13 Crude representation of an atom showing positive charges (protons) inside the nucleus, and negative charges (electrons) orbiting around the nucleus. Conservation of Electric Charge The total electric charge in the universe is constant Objects get charged by exchange of charge with other objects (usually due to electron transfer from one object to another).

14 Most objects contains equal amounts of positive and negative charge, so they appear neutral on a macroscopic level Polarization When a charged rod is brought close to an object, in can distort the internal charges, giving rise to an attractive force between rod and object.

15 Uncharged amber rod exerts no force on scraps of paper (a) When the rod is rubbed against a piece of fur, it becomes charged by charge transfer (b) The charged rod attracts the scraps of paper by polarization (c)

16 Charge is Quantized q = multiple of an elementary charge e: e = 1.6 x Coulombs Charge Mass Diameter electron - e 1 0 proton +e 1836 ~10-15 m neutron ~10-15 m positron +e 1 0 (Protons and neutrons are made up of quarks, whose charge is quantized in multiples of e/3. Quarks can t be isolated.)

17 Insulators and Conductors In insulators, charges are not free to move long distances In metals, charges can move macroscopic distances Uncharged metal sphere touched by charged rod. Initially charged is transferred at the point of contact (a) Then, the charge spreads out (b) due to repulsion between like charges.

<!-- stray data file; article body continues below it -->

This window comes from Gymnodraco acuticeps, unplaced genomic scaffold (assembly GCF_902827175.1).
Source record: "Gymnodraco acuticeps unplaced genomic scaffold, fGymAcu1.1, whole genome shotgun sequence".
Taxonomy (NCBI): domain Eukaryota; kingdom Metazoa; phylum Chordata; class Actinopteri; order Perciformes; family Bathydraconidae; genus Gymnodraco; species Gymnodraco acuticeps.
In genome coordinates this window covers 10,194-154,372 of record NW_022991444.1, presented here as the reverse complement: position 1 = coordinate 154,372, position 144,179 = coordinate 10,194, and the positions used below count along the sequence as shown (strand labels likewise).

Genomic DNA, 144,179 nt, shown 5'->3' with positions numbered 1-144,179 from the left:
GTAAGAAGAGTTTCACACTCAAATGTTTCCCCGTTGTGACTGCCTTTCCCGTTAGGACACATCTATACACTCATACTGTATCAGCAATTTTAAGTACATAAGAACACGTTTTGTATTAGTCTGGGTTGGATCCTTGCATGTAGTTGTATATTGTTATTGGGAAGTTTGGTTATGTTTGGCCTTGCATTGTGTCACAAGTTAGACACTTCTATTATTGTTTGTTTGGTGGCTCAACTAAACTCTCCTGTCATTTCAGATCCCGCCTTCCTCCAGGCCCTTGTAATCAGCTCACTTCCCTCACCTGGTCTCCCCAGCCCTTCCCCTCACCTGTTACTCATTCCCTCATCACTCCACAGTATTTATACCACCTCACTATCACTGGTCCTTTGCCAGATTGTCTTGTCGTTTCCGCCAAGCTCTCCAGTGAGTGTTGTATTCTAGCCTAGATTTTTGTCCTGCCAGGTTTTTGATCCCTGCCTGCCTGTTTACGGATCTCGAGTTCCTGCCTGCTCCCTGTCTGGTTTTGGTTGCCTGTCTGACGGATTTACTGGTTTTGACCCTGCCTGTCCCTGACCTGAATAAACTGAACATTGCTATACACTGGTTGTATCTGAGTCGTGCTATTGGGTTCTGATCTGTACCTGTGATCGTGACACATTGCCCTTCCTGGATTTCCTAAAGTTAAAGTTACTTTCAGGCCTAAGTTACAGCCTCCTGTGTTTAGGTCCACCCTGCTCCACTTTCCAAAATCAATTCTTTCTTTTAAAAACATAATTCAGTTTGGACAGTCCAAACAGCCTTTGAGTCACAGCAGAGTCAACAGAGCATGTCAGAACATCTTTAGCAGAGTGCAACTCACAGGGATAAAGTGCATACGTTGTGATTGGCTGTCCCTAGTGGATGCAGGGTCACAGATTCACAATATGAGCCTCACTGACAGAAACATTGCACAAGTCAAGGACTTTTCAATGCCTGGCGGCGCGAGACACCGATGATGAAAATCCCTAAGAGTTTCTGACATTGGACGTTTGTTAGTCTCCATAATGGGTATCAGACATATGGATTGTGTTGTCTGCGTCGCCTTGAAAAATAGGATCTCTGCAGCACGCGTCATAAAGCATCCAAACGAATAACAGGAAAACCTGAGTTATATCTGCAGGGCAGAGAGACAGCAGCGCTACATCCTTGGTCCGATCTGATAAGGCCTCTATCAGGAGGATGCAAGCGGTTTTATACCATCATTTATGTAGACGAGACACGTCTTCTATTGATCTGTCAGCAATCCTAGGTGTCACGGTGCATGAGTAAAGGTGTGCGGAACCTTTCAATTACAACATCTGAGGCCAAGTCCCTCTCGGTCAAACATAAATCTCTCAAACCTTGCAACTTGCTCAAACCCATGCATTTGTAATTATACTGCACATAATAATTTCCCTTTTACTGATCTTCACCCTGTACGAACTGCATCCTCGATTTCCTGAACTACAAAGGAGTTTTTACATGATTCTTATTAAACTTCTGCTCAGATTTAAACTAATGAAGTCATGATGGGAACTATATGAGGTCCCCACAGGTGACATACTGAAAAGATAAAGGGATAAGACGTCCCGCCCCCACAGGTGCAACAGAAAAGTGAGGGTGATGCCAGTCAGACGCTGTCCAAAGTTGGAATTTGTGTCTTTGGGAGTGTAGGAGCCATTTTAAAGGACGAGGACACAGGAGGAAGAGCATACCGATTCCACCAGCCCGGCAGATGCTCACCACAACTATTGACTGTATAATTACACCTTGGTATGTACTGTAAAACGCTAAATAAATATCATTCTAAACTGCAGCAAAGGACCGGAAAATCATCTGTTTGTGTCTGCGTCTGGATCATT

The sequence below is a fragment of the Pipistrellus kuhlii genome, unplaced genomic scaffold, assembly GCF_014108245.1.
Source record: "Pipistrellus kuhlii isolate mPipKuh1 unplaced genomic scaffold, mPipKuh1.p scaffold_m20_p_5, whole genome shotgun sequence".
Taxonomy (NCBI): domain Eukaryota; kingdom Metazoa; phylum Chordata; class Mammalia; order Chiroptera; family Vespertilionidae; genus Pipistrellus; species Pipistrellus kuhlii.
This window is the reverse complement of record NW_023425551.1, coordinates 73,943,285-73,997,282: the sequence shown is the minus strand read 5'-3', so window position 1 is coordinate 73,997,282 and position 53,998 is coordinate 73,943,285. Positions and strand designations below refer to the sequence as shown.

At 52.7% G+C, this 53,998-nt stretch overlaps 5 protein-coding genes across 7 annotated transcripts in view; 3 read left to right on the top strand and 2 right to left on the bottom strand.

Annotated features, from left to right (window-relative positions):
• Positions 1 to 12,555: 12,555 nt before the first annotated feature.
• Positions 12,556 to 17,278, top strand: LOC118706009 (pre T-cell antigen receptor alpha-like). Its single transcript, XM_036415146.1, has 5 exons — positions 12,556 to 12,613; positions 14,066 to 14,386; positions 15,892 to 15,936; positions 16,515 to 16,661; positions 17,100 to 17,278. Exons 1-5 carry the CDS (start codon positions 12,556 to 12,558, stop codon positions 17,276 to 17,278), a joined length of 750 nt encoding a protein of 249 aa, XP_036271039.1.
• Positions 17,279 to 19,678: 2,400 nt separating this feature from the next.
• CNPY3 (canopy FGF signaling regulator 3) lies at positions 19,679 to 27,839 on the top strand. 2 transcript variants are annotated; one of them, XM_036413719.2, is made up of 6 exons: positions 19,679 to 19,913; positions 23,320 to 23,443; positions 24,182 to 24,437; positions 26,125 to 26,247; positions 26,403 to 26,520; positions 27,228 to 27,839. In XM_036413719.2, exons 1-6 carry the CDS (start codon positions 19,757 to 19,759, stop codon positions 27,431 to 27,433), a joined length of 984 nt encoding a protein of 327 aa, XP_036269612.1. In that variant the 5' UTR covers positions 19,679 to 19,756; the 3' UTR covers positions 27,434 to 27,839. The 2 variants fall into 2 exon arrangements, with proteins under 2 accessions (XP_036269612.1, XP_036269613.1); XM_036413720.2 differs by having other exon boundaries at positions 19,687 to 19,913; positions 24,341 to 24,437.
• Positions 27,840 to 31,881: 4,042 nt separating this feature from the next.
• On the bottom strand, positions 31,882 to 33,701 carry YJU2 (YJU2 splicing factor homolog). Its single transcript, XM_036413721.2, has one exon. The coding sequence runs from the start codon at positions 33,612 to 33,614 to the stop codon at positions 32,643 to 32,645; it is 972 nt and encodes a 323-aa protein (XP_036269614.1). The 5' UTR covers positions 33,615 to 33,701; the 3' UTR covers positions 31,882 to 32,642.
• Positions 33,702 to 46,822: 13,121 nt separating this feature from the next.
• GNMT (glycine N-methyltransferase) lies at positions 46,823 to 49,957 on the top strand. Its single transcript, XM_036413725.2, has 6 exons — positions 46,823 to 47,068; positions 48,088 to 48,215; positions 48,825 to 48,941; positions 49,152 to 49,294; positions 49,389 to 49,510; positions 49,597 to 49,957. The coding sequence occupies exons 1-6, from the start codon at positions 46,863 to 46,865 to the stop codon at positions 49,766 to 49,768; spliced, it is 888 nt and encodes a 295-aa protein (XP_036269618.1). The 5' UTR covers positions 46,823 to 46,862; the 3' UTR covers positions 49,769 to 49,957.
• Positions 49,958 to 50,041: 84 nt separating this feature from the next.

18 Coulomb s Law Coulomb s law describes the interaction between bodies due to their charges F = k q q 1 2 r 2 The direction of the force is along the line connecting the charges First calculate magnitude, then, determine direction F = F Notice: k = (4πε 0 ) -1 = 9.0 x 10 9 Nm 2 /C 2 ε 0 = permitivity of free space = 8.86 x C 2 /Nm 2

19 Gravitational and Electric Forces in the Hydrogen Atom M +e r 12 -e m m = kg M = kg r 12 = m Gravitational force Electric Force

20 Gravitational and Electric Forces in the Hydrogen Atom M +e r 12 -e m m = kg M = kg r 12 = m Gravitational force F g = G Mm r r 12 2 Electric Force F g = N

21 Gravitational and Electric Forces in the Hydrogen Atom M +e r 12 -e m m = kg M = kg r 12 = m Gravitational force F g = G Mm r r 12 2 Electric Force Fe = 1 πε Qq r r F g = N F e = N

22 Superposition of forces from two charges Blue charges are negative with equal charge (-q) What is the force on the positive red charge +q? y x NET FORCE

23 Superposition Principle F 13 F F 13 F 13y q 2 q 1 F 12 F 13x q 3 Forces add vectorially F 12y F 12 F = (F 12x + F 13x ) x + (F 12y + F 13y ) y F 12x

24 Example: electricity balancing gravity Two identical balls, with mass m and charge q, hang from similar strings of length l. θ l After equilibrium is reached, find the charge q as a function of θ and l q m q m

25 Example: electricity balancing gravity What forces are acting on the charged balls? θ l q m q m

26 Example: electricity balancing gravity Draw vector force diagram while identifying the forces. Apply Newton s 3 rd Law, for a system in equilibrium, to the components of the forces. Solve! F E T F G =mg T F G =mg F E